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Head Neck. 2011 Aug;33(8):1092-8. doi: 10.1002/hed.21584. Epub 2010 Oct 21.

Determinants of head and neck cancer survival by race.

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  • 1Department of Epidemiology and Biostatistics, State University of New York Downstate Medical Center, Brooklyn, New York, USA.



Several factors contribute to the documented racial disparity in head and neck cancer, among which are socioeconomic status, access to care, and biologic factors.


Clinical characteristics of 87 African-American patients with head and neck cancer and a random sample of 261 white patients matched on age and smoking dose were associated with outcome.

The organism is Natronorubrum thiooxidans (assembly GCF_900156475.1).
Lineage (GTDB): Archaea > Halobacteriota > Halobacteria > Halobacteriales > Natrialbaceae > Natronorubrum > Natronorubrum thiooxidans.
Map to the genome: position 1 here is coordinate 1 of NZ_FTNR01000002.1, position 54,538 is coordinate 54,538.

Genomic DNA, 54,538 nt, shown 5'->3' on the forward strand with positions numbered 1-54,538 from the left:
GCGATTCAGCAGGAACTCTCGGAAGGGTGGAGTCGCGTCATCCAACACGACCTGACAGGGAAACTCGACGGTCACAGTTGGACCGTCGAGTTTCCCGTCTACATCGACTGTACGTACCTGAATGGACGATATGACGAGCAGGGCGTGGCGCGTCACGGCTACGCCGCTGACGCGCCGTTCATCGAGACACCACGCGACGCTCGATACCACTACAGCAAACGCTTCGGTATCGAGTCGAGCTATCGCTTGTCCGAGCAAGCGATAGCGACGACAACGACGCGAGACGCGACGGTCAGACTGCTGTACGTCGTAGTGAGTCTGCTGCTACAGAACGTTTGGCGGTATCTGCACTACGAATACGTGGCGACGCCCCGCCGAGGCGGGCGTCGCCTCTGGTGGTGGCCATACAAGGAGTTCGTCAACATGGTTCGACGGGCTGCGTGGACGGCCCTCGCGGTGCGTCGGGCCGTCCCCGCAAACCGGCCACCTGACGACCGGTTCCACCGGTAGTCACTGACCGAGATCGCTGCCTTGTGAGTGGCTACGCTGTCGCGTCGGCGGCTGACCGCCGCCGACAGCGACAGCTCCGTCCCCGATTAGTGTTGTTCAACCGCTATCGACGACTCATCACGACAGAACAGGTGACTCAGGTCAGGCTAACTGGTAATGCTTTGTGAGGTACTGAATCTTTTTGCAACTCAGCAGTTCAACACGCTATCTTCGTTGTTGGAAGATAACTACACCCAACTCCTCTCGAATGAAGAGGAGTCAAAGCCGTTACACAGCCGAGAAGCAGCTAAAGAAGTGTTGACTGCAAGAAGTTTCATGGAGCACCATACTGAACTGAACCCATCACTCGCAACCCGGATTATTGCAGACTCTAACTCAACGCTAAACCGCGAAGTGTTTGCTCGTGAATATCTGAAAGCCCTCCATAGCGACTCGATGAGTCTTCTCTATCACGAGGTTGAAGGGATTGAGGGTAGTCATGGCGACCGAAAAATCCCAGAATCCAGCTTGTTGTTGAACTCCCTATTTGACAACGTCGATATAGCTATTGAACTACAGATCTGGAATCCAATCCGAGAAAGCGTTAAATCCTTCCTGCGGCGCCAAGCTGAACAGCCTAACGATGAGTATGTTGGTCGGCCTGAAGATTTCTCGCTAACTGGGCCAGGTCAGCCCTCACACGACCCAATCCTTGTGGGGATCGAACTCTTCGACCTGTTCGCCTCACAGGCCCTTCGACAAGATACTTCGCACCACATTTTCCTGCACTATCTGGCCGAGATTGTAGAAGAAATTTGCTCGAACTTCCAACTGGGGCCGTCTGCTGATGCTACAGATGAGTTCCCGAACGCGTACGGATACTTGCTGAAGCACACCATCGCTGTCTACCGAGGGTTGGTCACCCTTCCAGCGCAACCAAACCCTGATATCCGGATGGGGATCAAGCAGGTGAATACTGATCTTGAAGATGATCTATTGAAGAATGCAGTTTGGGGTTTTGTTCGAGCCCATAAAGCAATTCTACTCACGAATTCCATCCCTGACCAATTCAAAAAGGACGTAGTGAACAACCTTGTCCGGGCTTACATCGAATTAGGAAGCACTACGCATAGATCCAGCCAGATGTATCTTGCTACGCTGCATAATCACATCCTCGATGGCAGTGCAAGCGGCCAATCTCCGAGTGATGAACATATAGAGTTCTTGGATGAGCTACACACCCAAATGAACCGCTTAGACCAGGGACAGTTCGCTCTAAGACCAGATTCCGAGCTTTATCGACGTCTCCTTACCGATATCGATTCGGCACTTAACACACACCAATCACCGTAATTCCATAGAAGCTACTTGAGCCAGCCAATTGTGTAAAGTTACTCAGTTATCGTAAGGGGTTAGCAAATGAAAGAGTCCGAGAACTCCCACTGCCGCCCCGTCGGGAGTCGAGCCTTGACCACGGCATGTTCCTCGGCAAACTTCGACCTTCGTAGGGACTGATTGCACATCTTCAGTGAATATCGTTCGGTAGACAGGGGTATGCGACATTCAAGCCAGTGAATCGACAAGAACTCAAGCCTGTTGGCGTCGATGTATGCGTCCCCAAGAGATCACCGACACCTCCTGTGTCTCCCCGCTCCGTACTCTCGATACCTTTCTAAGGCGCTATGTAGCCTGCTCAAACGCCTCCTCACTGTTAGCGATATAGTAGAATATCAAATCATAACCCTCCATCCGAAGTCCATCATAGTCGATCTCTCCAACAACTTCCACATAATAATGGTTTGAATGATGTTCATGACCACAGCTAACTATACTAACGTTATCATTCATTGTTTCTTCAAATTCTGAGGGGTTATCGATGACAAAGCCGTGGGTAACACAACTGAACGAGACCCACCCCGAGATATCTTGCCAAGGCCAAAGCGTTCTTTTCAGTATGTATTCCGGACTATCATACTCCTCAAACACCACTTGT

Black patients with cancers of the oral cavity and larynx were more likely diagnosed with advanced stages than whites, after adjusting for socioeconomic and insurance status and other confounding factors. There was a significant difference in relapse-free survival between blacks and whites with tumors of the larynx (hazard ratio [HR] = 3.36, 95% confidence interval [CI]: 1.62-7.00), but not with tumors of the oral cavity or pharynx.


Differences in disease outcome may be attributed to a combination of tumor stage, socioeconomic status, and access to health care. The inclusion of biologic markers such as human papillomavirus (HPV) status is needed in future studies to further evaluate racial disparities in head and neck cancer outcomes.

Copyright © 2010 Wiley Periodicals, Inc.

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